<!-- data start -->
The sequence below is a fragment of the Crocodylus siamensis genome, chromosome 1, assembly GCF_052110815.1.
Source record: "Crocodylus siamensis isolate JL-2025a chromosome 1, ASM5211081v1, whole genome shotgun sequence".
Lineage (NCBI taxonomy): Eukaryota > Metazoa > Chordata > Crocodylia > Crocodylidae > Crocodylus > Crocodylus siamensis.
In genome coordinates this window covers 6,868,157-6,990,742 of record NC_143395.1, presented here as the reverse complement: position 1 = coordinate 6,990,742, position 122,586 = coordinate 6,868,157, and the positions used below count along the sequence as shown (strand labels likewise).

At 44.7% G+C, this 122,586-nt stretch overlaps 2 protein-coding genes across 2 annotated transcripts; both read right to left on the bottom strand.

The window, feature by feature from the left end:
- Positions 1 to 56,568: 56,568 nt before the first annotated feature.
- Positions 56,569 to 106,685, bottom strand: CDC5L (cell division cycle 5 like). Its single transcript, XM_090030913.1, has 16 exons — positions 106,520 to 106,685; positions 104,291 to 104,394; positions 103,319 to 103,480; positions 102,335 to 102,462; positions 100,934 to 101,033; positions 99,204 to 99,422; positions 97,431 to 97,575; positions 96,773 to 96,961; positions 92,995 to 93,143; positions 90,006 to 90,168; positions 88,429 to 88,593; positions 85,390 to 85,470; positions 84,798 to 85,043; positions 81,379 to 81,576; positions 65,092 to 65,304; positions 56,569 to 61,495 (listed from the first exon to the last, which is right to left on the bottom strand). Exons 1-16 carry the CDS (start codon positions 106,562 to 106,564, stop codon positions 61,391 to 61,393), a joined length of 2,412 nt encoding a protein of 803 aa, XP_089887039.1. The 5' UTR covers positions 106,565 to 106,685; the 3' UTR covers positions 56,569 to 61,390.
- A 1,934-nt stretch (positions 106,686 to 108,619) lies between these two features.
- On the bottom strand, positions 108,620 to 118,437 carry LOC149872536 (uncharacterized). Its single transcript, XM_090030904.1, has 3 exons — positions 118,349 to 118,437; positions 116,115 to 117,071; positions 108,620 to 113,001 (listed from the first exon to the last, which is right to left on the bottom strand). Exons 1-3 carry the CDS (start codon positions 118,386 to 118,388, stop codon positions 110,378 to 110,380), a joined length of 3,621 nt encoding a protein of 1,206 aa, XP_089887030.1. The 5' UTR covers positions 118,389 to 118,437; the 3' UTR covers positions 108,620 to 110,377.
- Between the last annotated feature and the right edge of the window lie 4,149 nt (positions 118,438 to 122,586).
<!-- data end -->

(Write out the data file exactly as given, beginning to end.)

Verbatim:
The sequence below is a fragment of the Crocodylus siamensis genome, chromosome 1, assembly GCF_052110815.1.
Source record: "Crocodylus siamensis isolate JL-2025a chromosome 1, ASM5211081v1, whole genome shotgun sequence".
Lineage (NCBI taxonomy): Eukaryota > Metazoa > Chordata > Crocodylia > Crocodylidae > Crocodylus > Crocodylus siamensis.
In genome coordinates this window covers 6,868,157-6,990,742 of record NC_143395.1, presented here as the reverse complement: position 1 = coordinate 6,990,742, position 122,586 = coordinate 6,868,157, and the positions used below count along the sequence as shown (strand labels likewise).

At 44.7% G+C, this 122,586-nt stretch overlaps 2 protein-coding genes across 2 annotated transcripts; both read right to left on the bottom strand.

The window, feature by feature from the left end:
- Positions 1 to 56,568: 56,568 nt before the first annotated feature.
- Positions 56,569 to 106,685, bottom strand: CDC5L (cell division cycle 5 like). Its single transcript, XM_090030913.1, has 16 exons — positions 106,520 to 106,685; positions 104,291 to 104,394; positions 103,319 to 103,480; positions 102,335 to 102,462; positions 100,934 to 101,033; positions 99,204 to 99,422; positions 97,431 to 97,575; positions 96,773 to 96,961; positions 92,995 to 93,143; positions 90,006 to 90,168; positions 88,429 to 88,593; positions 85,390 to 85,470; positions 84,798 to 85,043; positions 81,379 to 81,576; positions 65,092 to 65,304; positions 56,569 to 61,495 (listed from the first exon to the last, which is right to left on the bottom strand). Exons 1-16 carry the CDS (start codon positions 106,562 to 106,564, stop codon positions 61,391 to 61,393), a joined length of 2,412 nt encoding a protein of 803 aa, XP_089887039.1. The 5' UTR covers positions 106,565 to 106,685; the 3' UTR covers positions 56,569 to 61,390.
- A 1,934-nt stretch (positions 106,686 to 108,619) lies between these two features.
- On the bottom strand, positions 108,620 to 118,437 carry LOC149872536 (uncharacterized). Its single transcript, XM_090030904.1, has 3 exons — positions 118,349 to 118,437; positions 116,115 to 117,071; positions 108,620 to 113,001 (listed from the first exon to the last, which is right to left on the bottom strand). Exons 1-3 carry the CDS (start codon positions 118,386 to 118,388, stop codon positions 110,378 to 110,380), a joined length of 3,621 nt encoding a protein of 1,206 aa, XP_089887030.1. The 5' UTR covers positions 118,389 to 118,437; the 3' UTR covers positions 108,620 to 110,377.
- Between the last annotated feature and the right edge of the window lie 4,149 nt (positions 118,438 to 122,586).